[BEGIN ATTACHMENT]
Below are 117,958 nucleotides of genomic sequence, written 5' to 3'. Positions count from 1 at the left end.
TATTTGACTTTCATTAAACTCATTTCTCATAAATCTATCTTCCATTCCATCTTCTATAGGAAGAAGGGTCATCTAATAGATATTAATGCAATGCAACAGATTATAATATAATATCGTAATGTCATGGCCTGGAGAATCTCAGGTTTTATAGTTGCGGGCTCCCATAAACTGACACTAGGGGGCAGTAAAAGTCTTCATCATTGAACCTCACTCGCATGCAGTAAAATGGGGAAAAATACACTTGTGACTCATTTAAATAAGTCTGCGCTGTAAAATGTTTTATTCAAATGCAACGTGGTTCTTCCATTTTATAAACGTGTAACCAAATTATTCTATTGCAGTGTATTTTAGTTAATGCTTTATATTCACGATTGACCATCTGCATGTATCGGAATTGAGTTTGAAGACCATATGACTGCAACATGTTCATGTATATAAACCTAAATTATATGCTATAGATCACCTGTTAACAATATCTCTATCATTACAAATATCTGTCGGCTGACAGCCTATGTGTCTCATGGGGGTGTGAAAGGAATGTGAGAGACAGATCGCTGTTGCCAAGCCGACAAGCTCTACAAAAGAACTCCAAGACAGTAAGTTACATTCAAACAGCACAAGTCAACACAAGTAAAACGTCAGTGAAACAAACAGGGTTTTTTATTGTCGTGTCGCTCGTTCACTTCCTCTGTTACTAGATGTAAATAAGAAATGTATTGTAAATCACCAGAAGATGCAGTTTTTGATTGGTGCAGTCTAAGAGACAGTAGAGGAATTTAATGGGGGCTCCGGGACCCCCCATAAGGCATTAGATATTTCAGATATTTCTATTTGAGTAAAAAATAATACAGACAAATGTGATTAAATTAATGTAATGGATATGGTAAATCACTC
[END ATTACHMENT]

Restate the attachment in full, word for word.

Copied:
Below are 117,958 nucleotides of genomic sequence, written 5' to 3'. Positions count from 1 at the left end.
TATTTGACTTTCATTAAACTCATTTCTCATAAATCTATCTTCCATTCCATCTTCTATAGGAAGAAGGGTCATCTAATAGATATTAATGCAATGCAACAGATTATAATATAATATCGTAATGTCATGGCCTGGAGAATCTCAGGTTTTATAGTTGCGGGCTCCCATAAACTGACACTAGGGGGCAGTAAAAGTCTTCATCATTGAACCTCACTCGCATGCAGTAAAATGGGGAAAAATACACTTGTGACTCATTTAAATAAGTCTGCGCTGTAAAATGTTTTATTCAAATGCAACGTGGTTCTTCCATTTTATAAACGTGTAACCAAATTATTCTATTGCAGTGTATTTTAGTTAATGCTTTATATTCACGATTGACCATCTGCATGTATCGGAATTGAGTTTGAAGACCATATGACTGCAACATGTTCATGTATATAAACCTAAATTATATGCTATAGATCACCTGTTAACAATATCTCTATCATTACAAATATCTGTCGGCTGACAGCCTATGTGTCTCATGGGGGTGTGAAAGGAATGTGAGAGACAGATCGCTGTTGCCAAGCCGACAAGCTCTACAAAAGAACTCCAAGACAGTAAGTTACATTCAAACAGCACAAGTCAACACAAGTAAAACGTCAGTGAAACAAACAGGGTTTTTTATTGTCGTGTCGCTCGTTCACTTCCTCTGTTACTAGATGTAAATAAGAAATGTATTGTAAATCACCAGAAGATGCAGTTTTTGATTGGTGCAGTCTAAGAGACAGTAGAGGAATTTAATGGGGGCTCCGGGACCCCCCATAAGGCATTAGATATTTCAGATATTTCTATTTGAGTAAAAAATAATACAGACAAATGTGATTAAATTAATGTAATGGATATGGTAAATCACTC